Special Reserve
Special Reserve won the Grade 3 Maryland Sprint. Photo by Allison Janezic.

Why is Derby Bill Watson talking about liverwurst, Braunschweiger, and Heineken? I mean, other than because he’s Derby Bill?

We reconvene the crew — Derby Bill, Chuck Simon, and Nick Hahn — to chew over the debacle that was Breeders’ Cup Friday and handicap Breeders’ Cup Saturday.

Here’s how they see it:


#5 Gamine (3-5) is a strong favorite in the Filly and Mare Sprint, but while Nick and Bill are willing to eat the chalk, Chuck is taking a stand with #6 Bella Sofia (5-2), a horse he describes as “getting better and better.”

It’s pretty tough to make sense of the Turf Sprint, but Derby Bill is leaning towards #2 Emaraaty Ana (5-1) as heading a box that’ll also include #1 Glass Slippers (6-1), #3 Golden Pal (7-2), and #4 Lieutenant Dan (6-1).

Nick for his part lands on #6 A Case of You (8-1) with a little love for #9 Kimari (6-1).


#5 Life Is Good (4-5) is, well, good. The Todd Pletcher trainee is a neck from being undefeated in five career starts, beat Medina Spirit twice, and in his only defeat received the comment line “overconfident handling.” 

But neither Nick nor Derby Bill is too enthralled. Bill is going to try to beat him with #1 Silver State (7-2). The Steve Asmussen trainee won the G1 Met Mile earlier this year but has not bee his very best in his last couple.

Nick is partial to #3 Ginobili (4-1), the Richard Baltas trainee who won the G2 Pat O’Brien last out and is 3-for-4 at Del Mar.


Derby Bill is feeling the love in the Filly and Mare Turf. Literally.

Even though defending champ #12 Audarya (5-1) is back, he looks to #8 Loves Only You (4-1), the Japan-bred runner who has mostly been running against the boys in top company this year; and #6 Love (4-1), the Aidan O’Brien trainee who’s mostly seen males this year, as well.

Chuck agrees, calling Loves Only You his “tepid selection. She has been racing against the top of the top,” he said.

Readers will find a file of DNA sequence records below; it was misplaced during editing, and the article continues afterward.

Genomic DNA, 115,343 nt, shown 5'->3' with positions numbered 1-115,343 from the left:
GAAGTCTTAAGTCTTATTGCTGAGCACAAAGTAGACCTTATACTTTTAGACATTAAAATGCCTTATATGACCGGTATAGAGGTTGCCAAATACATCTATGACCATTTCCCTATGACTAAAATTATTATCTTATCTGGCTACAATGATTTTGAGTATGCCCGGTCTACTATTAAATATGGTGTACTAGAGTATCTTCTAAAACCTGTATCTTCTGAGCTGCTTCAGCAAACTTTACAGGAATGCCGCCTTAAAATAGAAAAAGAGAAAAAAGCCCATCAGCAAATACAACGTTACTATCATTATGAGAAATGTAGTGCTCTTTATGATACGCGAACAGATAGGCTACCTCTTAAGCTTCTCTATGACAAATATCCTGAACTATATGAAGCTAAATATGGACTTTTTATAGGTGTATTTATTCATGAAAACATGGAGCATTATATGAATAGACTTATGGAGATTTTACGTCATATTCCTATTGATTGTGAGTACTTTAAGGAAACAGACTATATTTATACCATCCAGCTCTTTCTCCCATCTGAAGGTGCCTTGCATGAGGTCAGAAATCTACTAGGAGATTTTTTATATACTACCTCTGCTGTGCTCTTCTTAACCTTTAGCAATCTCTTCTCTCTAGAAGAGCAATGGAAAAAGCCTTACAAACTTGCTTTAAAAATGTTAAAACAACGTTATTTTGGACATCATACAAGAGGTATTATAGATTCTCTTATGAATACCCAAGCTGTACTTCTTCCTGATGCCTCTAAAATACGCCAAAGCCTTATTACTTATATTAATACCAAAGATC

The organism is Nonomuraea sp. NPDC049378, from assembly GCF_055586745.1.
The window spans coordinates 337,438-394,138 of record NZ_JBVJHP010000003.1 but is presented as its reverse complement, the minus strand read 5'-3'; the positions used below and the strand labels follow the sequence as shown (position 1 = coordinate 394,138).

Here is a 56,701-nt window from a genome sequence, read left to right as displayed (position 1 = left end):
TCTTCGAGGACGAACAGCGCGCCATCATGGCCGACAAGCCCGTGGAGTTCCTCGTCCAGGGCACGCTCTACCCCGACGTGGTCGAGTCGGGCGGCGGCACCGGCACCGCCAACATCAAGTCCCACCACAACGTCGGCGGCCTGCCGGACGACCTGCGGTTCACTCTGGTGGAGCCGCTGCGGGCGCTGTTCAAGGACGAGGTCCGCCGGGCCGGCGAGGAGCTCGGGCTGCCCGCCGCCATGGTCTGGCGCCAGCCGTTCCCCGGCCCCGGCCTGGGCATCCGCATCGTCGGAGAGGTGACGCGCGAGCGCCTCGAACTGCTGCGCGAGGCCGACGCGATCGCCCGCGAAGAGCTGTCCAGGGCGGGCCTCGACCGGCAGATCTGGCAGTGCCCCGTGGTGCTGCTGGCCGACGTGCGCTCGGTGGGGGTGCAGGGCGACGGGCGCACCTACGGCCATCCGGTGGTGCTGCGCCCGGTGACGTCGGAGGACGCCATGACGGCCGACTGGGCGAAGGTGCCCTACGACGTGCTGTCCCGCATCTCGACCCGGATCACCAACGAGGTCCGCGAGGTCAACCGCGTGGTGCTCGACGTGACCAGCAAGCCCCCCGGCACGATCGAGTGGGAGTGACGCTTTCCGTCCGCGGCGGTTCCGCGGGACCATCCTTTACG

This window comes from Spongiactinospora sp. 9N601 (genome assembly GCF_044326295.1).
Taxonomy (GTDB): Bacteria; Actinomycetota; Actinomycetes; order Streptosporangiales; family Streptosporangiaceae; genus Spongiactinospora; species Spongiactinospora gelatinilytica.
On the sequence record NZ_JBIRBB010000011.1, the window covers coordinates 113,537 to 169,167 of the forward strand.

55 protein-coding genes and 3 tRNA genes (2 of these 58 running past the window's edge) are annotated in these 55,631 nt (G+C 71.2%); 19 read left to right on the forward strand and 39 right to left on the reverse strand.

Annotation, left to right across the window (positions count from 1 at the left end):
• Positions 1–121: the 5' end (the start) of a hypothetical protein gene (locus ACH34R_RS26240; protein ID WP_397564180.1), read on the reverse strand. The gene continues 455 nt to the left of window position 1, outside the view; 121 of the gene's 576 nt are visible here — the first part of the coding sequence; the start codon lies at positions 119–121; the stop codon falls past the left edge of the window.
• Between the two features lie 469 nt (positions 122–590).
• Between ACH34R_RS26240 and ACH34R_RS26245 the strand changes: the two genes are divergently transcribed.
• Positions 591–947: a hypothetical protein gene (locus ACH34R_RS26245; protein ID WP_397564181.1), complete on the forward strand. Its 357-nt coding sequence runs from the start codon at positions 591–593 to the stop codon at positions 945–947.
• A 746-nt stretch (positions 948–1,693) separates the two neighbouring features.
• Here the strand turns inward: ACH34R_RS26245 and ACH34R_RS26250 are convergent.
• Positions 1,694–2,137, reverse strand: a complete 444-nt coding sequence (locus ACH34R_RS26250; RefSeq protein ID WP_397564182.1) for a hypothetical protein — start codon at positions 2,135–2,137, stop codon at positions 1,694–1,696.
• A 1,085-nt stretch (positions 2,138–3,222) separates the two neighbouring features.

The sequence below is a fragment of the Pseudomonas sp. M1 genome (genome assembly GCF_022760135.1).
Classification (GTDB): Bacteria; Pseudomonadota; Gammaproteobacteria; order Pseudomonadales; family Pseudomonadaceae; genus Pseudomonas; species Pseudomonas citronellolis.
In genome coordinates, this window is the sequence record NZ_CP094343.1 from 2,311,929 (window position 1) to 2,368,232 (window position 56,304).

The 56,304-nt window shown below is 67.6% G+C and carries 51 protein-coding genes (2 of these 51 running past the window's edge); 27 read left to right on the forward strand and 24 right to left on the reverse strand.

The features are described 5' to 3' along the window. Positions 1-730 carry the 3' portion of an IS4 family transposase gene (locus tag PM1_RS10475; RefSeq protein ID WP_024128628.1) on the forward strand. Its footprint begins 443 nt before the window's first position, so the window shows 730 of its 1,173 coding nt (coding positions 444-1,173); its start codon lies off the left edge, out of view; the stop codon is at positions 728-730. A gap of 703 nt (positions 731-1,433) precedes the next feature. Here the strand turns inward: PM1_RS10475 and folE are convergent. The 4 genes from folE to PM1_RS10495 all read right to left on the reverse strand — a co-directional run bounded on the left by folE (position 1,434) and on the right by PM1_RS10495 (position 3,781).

Nick, on the other hand, is partial to #4 Rougir (6-1), favored #7 War Like Goddess (7-2), and even #1 Going to Vegas (12-1).

“She just seems to be a hot horse,” he said of a West Coast runner who’s won three straight.


Since leaving the world of two-turn racing, #2 Jackie’s Warrior (6-5) has been nearly invincible, winning four of his last five with just a neck defeat in the Grade 1 Woody Stephens to spoil his ledger.

Chuck, for one, thinks that continues today.

“He’s just better than these horses,” he said. “He’s faster than them.”

If Jackie’s Warrior, trained by Steve Asmussen, doesn’t fire today, he thinks the only one with a chance at the upset is #9 Dr. Schivel (4-1).

Dr. Schivel, a Mark Glatt trainee, has won five straight, including three at Del Mar and four of four at the six-furlong distance.

“He’s a horse for the course and a horse for the distance,” Nick said of his top selection.

Derby Bill looks elsewhere, to #8 Special Reserve (6-1), who won the Grade 3 Maryland Sprint in May at Pimlico and last out scored in the Grade 2 Phoenix at Keeneland for Mike Maker.

“It’s a great price, and he’s incredibly consistent,” he said.


#3 Space Blues (3-1) “should win this race,” Chuck said. “He’s the best horse. But that doesn’t mean he’s gonna win.”

If you’re looking to hang your hat on reasons to beat the Charlie Appleby trainee, a three-time winner this year including in the Group 1 Prix de la Foret, one might be his lack of experience going a mile. All of his starts in the last couple years have come at shorter distances, and his Prix de la Foret win came at seven furlongs.

There’s also the question of the going, with European horses typically more accustomed to wetter, heavier ground than they’ll see at Del Mar. Notably, though, Space Blues does own a Group 1 win on firm turf.


Chuck said he’ll take a shot with #13 Casa Creed (15-1). The late-running Bill Mott trainee will hope for a zippy early pace to unleash his kick.